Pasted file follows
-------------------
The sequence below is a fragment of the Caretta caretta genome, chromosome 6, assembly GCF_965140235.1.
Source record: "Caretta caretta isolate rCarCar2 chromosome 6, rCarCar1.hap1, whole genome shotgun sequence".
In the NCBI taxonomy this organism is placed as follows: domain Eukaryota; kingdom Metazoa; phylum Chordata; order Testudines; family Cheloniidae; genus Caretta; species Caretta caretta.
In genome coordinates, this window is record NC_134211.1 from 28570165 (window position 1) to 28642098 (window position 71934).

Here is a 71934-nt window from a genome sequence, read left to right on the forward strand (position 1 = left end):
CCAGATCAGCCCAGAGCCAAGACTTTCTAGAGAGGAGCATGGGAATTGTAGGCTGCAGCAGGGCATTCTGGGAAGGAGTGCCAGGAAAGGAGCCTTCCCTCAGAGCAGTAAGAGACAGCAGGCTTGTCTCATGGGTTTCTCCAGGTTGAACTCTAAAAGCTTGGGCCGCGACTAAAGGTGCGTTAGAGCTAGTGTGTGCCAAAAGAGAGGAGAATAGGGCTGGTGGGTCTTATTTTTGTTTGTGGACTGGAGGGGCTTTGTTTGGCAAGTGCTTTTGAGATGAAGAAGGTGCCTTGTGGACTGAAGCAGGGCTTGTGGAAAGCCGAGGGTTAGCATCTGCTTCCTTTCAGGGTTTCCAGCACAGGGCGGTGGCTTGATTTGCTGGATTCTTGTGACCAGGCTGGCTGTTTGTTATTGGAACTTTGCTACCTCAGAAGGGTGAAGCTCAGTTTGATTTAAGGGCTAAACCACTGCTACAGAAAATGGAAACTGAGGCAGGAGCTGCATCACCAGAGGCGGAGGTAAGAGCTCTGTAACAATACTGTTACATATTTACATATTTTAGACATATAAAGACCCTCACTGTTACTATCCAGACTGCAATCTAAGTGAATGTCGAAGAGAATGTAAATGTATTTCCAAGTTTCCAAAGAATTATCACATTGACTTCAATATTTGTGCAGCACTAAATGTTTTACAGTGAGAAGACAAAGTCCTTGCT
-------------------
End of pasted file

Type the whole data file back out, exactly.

The sequence below is a fragment of the Caretta caretta genome, chromosome 6, assembly GCF_965140235.1.
Source record: "Caretta caretta isolate rCarCar2 chromosome 6, rCarCar1.hap1, whole genome shotgun sequence".
In the NCBI taxonomy this organism is placed as follows: domain Eukaryota; kingdom Metazoa; phylum Chordata; order Testudines; family Cheloniidae; genus Caretta; species Caretta caretta.
In genome coordinates, this window is record NC_134211.1 from 28570165 (window position 1) to 28642098 (window position 71934).

Here is a 71934-nt window from a genome sequence, read left to right on the forward strand (position 1 = left end):
CCAGATCAGCCCAGAGCCAAGACTTTCTAGAGAGGAGCATGGGAATTGTAGGCTGCAGCAGGGCATTCTGGGAAGGAGTGCCAGGAAAGGAGCCTTCCCTCAGAGCAGTAAGAGACAGCAGGCTTGTCTCATGGGTTTCTCCAGGTTGAACTCTAAAAGCTTGGGCCGCGACTAAAGGTGCGTTAGAGCTAGTGTGTGCCAAAAGAGAGGAGAATAGGGCTGGTGGGTCTTATTTTTGTTTGTGGACTGGAGGGGCTTTGTTTGGCAAGTGCTTTTGAGATGAAGAAGGTGCCTTGTGGACTGAAGCAGGGCTTGTGGAAAGCCGAGGGTTAGCATCTGCTTCCTTTCAGGGTTTCCAGCACAGGGCGGTGGCTTGATTTGCTGGATTCTTGTGACCAGGCTGGCTGTTTGTTATTGGAACTTTGCTACCTCAGAAGGGTGAAGCTCAGTTTGATTTAAGGGCTAAACCACTGCTACAGAAAATGGAAACTGAGGCAGGAGCTGCATCACCAGAGGCGGAGGTAAGAGCTCTGTAACAATACTGTTACATATTTACATATTTTAGACATATAAAGACCCTCACTGTTACTATCCAGACTGCAATCTAAGTGAATGTCGAAGAGAATGTAAATGTATTTCCAAGTTTCCAAAGAATTATCACATTGACTTCAATATTTGTGCAGCACTAAATGTTTTACAGTGAGAAGACAAAGTCCTTGCT